In 2016, Obi was also instrumental in the launch of the Capital Access Fund (CAF) of Greater Cleveland. The CAF program operates in partnership with the National Development Council, National Urban League’s Urban Empowerment Fund, the ULGC and Morgan Stanley. The CAF successfully provided growth capital to 29 businesses out of a pipeline of over 200 businesses in its first two and half years of inception.
While humble about what he has been able to achieve for the African American business community in Northeast Ohio, Obi also concedes there is much work to be done.
“We need more funding, more capital to lend,” he says. “We are currently working to raise $50 million in funds for entrepreneurs.”
If this region wants to make real progress that will help us move up from being the poorest city in America, we need to move that needle, says Obi.
“It doesn’t look good for a city as large as Cleveland to always rank as one of the poorest cities in America,” says Obi. “So, it is in everybody’s interest to find out what can be done to move 51% of our population up.”
Talking the Talk. Walking the Walk
Language and cultural barriers persist, but the Asian American business community surges forward.
Despite the setbacks caused by COVID and its creation of a negative stereotype fueled by suspicion and xenophobia, the Asian American business community in Northeast Ohio is once again beginning to thrive.
“Asian hate was scary, especially during the pandemic,” says Su He, executive director of the Greater Cleveland Chinese Chamber of Commerce. “I did hear from some people who had safety concerns. But overall, I think Clevelanders are just nicer, so there was less of a problem in our community than in others. We did slow down during the pandemic, but we’re almost back to normal.”
Established in 2016, the Greater Cleveland Chinese Chamber of Commerce serves as a liaison for people from China who want to invest in the United States and Americans looking for business opportunities in China. The Trump-era trade war and COVID have brought challenges to the organization, but He thinks the headwinds have helped both sides understand each other better.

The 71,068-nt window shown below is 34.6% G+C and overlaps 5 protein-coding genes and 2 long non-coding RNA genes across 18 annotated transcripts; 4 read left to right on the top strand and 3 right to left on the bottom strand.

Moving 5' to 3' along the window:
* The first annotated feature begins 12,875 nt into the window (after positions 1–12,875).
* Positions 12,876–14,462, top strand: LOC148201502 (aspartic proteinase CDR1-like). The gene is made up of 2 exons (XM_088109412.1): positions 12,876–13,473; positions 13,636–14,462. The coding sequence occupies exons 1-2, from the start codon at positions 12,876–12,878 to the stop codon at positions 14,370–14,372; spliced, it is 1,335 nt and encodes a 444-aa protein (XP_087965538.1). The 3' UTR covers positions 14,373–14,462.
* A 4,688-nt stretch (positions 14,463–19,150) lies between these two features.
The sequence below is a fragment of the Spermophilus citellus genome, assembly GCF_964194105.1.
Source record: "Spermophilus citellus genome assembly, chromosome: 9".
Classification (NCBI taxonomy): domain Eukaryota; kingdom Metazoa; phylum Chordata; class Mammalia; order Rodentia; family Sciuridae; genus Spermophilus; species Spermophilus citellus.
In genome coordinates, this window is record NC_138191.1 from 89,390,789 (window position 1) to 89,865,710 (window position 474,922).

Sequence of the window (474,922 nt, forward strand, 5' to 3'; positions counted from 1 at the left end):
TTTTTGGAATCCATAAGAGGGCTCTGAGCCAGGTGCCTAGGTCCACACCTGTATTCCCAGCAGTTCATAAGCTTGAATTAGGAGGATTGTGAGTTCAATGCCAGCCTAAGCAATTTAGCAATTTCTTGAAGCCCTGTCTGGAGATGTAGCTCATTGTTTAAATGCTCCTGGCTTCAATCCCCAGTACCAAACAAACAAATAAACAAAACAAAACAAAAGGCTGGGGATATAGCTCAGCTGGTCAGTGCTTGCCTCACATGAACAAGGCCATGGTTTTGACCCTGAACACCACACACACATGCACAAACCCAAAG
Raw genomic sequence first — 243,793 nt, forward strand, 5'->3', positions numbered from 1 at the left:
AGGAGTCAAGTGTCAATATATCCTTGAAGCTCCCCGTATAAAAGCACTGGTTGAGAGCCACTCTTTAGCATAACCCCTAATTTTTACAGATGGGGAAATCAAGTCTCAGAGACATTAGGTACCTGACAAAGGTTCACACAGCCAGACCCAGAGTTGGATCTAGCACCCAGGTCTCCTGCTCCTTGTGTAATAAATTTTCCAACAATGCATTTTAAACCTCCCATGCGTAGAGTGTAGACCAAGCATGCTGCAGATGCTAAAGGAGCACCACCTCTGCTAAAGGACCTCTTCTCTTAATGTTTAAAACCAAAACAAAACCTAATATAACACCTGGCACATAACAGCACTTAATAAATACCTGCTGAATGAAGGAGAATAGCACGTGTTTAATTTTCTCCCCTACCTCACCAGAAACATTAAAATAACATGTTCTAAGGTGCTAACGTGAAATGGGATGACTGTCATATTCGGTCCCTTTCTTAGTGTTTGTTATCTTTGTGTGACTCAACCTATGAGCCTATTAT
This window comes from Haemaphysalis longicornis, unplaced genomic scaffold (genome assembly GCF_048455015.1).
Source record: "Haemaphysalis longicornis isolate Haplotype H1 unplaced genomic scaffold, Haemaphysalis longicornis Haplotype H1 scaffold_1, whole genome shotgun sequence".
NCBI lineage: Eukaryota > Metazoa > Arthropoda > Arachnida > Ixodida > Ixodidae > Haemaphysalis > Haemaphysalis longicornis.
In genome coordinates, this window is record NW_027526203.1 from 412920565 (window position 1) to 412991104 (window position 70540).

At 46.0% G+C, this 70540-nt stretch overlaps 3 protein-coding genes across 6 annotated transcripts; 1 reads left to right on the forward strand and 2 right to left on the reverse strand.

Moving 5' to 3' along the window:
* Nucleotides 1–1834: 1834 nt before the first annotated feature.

“We are a nonprofit and we are all volunteers, so no one gets paid as an employee,” says He of the Chamber. “We put this platform together to bring information to the Chinese community.
“For the Asian American business community, and Chinese in particular, language and cultural barriers are still a problem,” says He. “It’s not just whether someone can speak and understand English — it’s also understanding what it means and the impact something can have on business operations. Today, a business might have translation software, but the people might not fully understand the meaning of a concept or term, which is especially important if you are signing a contract.
“There are a lot of companies from China that come here to set up operations, and they often bring people in with international business backgrounds,” He explains. “Usually, setting up a company is easy. You just fill out the paperwork. But there can be terms that are missing from a contract that can have a profound impact on business operations.”
This is especially important for smaller to mid-size businesses that may not have the legal staff on board or may have tighter budgets where it becomes tempting to skip the cost of legal representation.
But He stresses that she is only familiar with the Chinese community, and not all of the communities represented by the term “Asia.”
When you talk about the Asian business community, you have to take the definition of “Asian” into consideration. That can mean everyone from Indian Americans, to those of Chinese, Thai, Vietnamese, Japanese, Korean, Cambodian, Laotian, Indonesian and Filipino ancestries, among other cultures. Indeed, the Asian business community in Northeast Ohio is more diverse than the entire populations of many other countries.
With that kind of diversity, it’s easy to see how some folks assimilate more easily into American business culture.
“I was born in India and came to the States in my 20s to go to grad school,” says Sanjay Singh, chairman and CEO of Mace Security International, a diversified manufacturer and provider of security products to both consumers and businesses under its Mace Brand. “Afterwards, I joined corporate America.